My book, “Too Close to the Sun: a Dutch boy becomes a man” has the story of he and Poppy’s love. Poppy was Will, my late husband’s sister. Wim, Poppy and Walter are featured in the book that is available on Amazon in a re-printed version.


Marrakech revisited

It’s fun with Netflix. I have seen many classic movies and biographies galore. The one I watched this evening was all about the French dress designer YvesYves-garden-225x300 Saint Laurent and his long time companion.

I became nostalgic when the talk turned to Yves Saint Laurent’s garden in Marrakech, Morocco and the familiar scenes of Egyptian blue doors, pillars and window trim, drooping  green tree leaves, tiled pools and walkways winding through the garden.

I remember taking a bus and getting lost on my way to the garden, but finding it just a bit before it closed. It was one place I’d like to see again, but there it was in front of me this evening, so I feel satisfied.

I’m posting a photo of part of the garden when I was there.


Yves saint laurent marrakech garden

Art and science meet to save the oceans

Last night I went to the Monterey Plaza’s Museum of Monterey (MOM) to hear how the arts and sciences join together to save the oceans.

My artist friend, Kira Corser is known for her love of the ocean and her commitment to sea life and it is demonstrated through her artwork.

She hosted the event last night with a panel of artists and scientists.

Scientists spoke about  how the ocean is being destroyed through plastic and other wastes that are being sucked up into the ocean’s environment. They mentioned how the runoff of pesticides from farm lands also contributes to killing sea life.  They told us that life from every living thing creates the cycle and keeps it alive.

We learned there are ocean areas that are over fished and therefore is destroying the balance of sea life. The scientists are working with fisheries to manage the amount of fish and the type of fish needed to maintain the cycle.

I cannot say I understand the complicated issue, but I know this: I can do my part by taking cloth bags to the grocery store, instead of using plastic. There is much more than that, and I welcome all that I can learn to save our environment and the oceans.

Sitting in the opera with over 200 children was good

I was  lucky to be part of the Occhiata Foundation Day at the Opera today; live from the Metropolitan Opera house from New York City. It was a gift to over 200 Monterey County school children  from five different schools by the family of the late Maestro Theodore Garguilo, his wife Gloria and two children, Franca and Terrance.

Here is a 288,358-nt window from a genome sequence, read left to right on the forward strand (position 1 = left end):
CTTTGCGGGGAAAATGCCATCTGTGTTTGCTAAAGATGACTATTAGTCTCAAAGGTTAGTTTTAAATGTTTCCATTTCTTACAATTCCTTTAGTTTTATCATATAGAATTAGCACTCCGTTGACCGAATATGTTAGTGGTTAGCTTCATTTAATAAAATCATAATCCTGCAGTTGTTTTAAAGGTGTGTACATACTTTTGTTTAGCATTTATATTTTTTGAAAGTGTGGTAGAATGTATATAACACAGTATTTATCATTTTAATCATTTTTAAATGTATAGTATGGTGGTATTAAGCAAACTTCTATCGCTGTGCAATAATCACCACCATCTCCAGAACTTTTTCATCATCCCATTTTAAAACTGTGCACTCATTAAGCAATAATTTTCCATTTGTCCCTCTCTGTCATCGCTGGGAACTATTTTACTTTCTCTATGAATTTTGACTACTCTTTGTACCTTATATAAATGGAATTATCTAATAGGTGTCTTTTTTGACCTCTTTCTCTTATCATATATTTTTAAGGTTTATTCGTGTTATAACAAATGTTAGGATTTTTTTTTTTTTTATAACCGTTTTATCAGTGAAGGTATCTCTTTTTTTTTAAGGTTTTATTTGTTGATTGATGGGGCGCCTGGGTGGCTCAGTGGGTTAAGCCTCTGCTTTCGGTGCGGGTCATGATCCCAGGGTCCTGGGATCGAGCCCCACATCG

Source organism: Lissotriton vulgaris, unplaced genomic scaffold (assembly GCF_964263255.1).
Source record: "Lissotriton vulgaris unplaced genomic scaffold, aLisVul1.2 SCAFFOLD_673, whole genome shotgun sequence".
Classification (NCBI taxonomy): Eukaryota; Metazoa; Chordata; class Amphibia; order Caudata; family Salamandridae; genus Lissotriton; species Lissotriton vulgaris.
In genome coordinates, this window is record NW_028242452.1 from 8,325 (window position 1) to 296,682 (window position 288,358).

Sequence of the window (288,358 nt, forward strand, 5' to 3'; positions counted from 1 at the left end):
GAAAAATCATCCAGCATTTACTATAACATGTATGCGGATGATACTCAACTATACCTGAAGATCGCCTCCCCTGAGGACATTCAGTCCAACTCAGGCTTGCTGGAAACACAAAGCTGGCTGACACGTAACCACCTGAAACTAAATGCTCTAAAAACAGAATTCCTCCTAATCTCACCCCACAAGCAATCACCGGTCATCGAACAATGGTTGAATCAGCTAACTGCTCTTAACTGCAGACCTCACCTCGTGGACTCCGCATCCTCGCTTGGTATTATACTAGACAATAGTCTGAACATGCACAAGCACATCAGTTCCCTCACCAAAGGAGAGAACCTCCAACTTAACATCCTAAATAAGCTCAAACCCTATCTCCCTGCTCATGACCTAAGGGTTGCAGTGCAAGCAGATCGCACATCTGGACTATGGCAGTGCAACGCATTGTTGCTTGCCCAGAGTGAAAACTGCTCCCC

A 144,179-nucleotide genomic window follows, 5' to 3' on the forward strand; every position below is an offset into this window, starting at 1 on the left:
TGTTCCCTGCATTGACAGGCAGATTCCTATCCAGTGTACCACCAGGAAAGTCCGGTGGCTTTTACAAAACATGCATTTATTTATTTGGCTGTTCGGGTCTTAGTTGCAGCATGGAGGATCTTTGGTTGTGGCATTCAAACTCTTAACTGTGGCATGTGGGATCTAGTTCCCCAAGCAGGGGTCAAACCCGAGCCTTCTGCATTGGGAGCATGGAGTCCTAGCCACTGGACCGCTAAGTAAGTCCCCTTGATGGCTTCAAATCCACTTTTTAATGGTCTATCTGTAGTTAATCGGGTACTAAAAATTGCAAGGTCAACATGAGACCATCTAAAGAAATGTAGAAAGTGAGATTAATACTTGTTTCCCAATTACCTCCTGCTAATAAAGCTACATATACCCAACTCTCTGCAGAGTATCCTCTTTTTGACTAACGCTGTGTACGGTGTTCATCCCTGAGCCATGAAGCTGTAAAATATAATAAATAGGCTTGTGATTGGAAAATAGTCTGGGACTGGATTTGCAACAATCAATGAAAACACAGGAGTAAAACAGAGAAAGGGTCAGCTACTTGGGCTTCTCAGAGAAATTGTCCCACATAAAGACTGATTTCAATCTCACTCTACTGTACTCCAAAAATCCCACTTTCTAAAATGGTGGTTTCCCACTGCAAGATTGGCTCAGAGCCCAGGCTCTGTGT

The school children, a few teachers, and also some parents, were bused to the Century Theatre at the Del Monte Shopping Center in the morning to watch the opera Tosca.

After the opera, and which I didn’t attend, was a lunch served at the Elk’s Club. 

Before the countdown to the live program from New York, Terrence Gargiulo asked questions about the opera to test the children’s memories from an intro he gave to the students earlier at  their schools.

I was impressed with the students; they were a group of kids who chose to attend; they were all attentive and polite.

Three other volunteers from the Arts Council of Monterey County joined me:  Megan Heath, Sunny McCauley and Sam Kantornik. It was also fun to see old friend and Principal of Fairview School in Gonzales, Al Velasquez.

Today’s opera live from the Met is the fifth year the Occhiata Foundation has presented the program to children.






Opera and 200 kids

This morning, I’ll be going to the Tosca opera with 200 kids from six different schools. After that, we’ll all head over to the Elks Lodge for lunch.


I’ll let you know how it all went and if I survived…later.

Gifts for volunteers

How do you keep a volunteer motivated? Showing appreciation is on top of the list, but how do you demonstrate that?

I was on the agenda this morning for our weekly AmeriCorps meeting and the topic was high value volunteers, how to get them, how to keep them, and how to show appreciation.

I wrote to my friend Sumi Haru, who for many years promoted events for the city of Los Angeles. She sent me a list of ideas and my group took them all in and will use some of them for large events.

Then, I had some ‘silly’ ideas that also went over well. Those were little packages of candy and other items with an attached note. These are good for smaller events, such as gallery openings.

Examples: a package of Life Savers, with the note, “You’re a life saver…thanks”

A bag of animal crackers: “This place would be  a zoo without you.”

A pack of peanuts: “We’re nuts about you.”

A Mounds candy bar: “You make a mound of difference…thanks.”

A candle: “You light up our life.”

Do you have any ideas for large and small events? Or have we exhausted them?


Looking for people to do things for free

Volunteerism isn’t as popular as I thought in the U.S. Of course it depends on  the event, I suppose.

If it is a big popular event where tickets are expensive or at a premium,  people want to get involved. But for smaller events it’s like being a salesperson.

Salespeople call on a number of people to get one buyer, and that’s the way it is with lining up volunteers.

I was impressed with the folks I stayed with in Holland. Both were volunteers. One drove a bus to take older people to events, and the other picked up folks who were in the process of becoming  citizens of Holland. The latter one told me that Holland couldn’t make it without volunteers.

I remember my father, at age 85, in Colorado, driving his car to take meals to old people, some younger than he.

I have been impressed with the folks that I have lined up to volunteer. They have all taken the work seriously and are dependable. I cherish them.

Are you a volunteer?